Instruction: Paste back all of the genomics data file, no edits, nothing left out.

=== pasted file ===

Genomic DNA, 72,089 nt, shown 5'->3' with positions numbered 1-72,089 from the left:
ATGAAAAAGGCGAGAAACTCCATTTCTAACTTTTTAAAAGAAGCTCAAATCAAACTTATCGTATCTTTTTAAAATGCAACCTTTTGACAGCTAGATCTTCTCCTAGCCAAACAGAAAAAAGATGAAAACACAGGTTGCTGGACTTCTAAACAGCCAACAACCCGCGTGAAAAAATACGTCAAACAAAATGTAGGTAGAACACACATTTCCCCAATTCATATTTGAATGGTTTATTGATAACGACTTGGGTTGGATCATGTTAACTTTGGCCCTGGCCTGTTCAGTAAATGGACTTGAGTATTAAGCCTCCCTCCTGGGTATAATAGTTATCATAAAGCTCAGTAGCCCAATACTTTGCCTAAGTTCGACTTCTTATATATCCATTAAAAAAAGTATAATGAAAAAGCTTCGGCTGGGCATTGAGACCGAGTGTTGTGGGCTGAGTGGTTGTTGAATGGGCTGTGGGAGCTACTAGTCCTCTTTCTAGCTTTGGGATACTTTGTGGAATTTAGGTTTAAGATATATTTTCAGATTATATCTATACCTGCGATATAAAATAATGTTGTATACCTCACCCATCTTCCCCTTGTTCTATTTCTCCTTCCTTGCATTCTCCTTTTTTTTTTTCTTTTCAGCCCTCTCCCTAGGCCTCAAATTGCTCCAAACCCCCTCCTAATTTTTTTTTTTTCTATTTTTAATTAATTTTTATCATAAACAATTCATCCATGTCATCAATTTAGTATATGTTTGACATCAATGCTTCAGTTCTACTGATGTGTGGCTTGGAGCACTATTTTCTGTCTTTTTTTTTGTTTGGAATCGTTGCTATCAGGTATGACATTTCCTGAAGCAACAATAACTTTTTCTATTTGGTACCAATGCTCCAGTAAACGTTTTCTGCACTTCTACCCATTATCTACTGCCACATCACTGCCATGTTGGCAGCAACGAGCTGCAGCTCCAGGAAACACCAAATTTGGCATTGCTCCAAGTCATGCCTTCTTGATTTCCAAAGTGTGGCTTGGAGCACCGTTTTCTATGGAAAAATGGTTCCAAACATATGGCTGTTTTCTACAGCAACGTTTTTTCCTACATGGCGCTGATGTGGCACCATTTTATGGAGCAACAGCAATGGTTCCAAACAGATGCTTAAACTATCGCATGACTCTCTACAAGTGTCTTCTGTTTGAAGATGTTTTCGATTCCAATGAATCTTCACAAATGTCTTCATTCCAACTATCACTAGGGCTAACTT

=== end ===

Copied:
Genomic DNA, 72,089 nt, shown 5'->3' with positions numbered 1-72,089 from the left:
ATGAAAAAGGCGAGAAACTCCATTTCTAACTTTTTAAAAGAAGCTCAAATCAAACTTATCGTATCTTTTTAAAATGCAACCTTTTGACAGCTAGATCTTCTCCTAGCCAAACAGAAAAAAGATGAAAACACAGGTTGCTGGACTTCTAAACAGCCAACAACCCGCGTGAAAAAATACGTCAAACAAAATGTAGGTAGAACACACATTTCCCCAATTCATATTTGAATGGTTTATTGATAACGACTTGGGTTGGATCATGTTAACTTTGGCCCTGGCCTGTTCAGTAAATGGACTTGAGTATTAAGCCTCCCTCCTGGGTATAATAGTTATCATAAAGCTCAGTAGCCCAATACTTTGCCTAAGTTCGACTTCTTATATATCCATTAAAAAAAGTATAATGAAAAAGCTTCGGCTGGGCATTGAGACCGAGTGTTGTGGGCTGAGTGGTTGTTGAATGGGCTGTGGGAGCTACTAGTCCTCTTTCTAGCTTTGGGATACTTTGTGGAATTTAGGTTTAAGATATATTTTCAGATTATATCTATACCTGCGATATAAAATAATGTTGTATACCTCACCCATCTTCCCCTTGTTCTATTTCTCCTTCCTTGCATTCTCCTTTTTTTTTTTCTTTTCAGCCCTCTCCCTAGGCCTCAAATTGCTCCAAACCCCCTCCTAATTTTTTTTTTTTCTATTTTTAATTAATTTTTATCATAAACAATTCATCCATGTCATCAATTTAGTATATGTTTGACATCAATGCTTCAGTTCTACTGATGTGTGGCTTGGAGCACTATTTTCTGTCTTTTTTTTTGTTTGGAATCGTTGCTATCAGGTATGACATTTCCTGAAGCAACAATAACTTTTTCTATTTGGTACCAATGCTCCAGTAAACGTTTTCTGCACTTCTACCCATTATCTACTGCCACATCACTGCCATGTTGGCAGCAACGAGCTGCAGCTCCAGGAAACACCAAATTTGGCATTGCTCCAAGTCATGCCTTCTTGATTTCCAAAGTGTGGCTTGGAGCACCGTTTTCTATGGAAAAATGGTTCCAAACATATGGCTGTTTTCTACAGCAACGTTTTTTCCTACATGGCGCTGATGTGGCACCATTTTATGGAGCAACAGCAATGGTTCCAAACAGATGCTTAAACTATCGCATGACTCTCTACAAGTGTCTTCTGTTTGAAGATGTTTTCGATTCCAATGAATCTTCACAAATGTCTTCATTCCAACTATCACTAGGGCTAACTT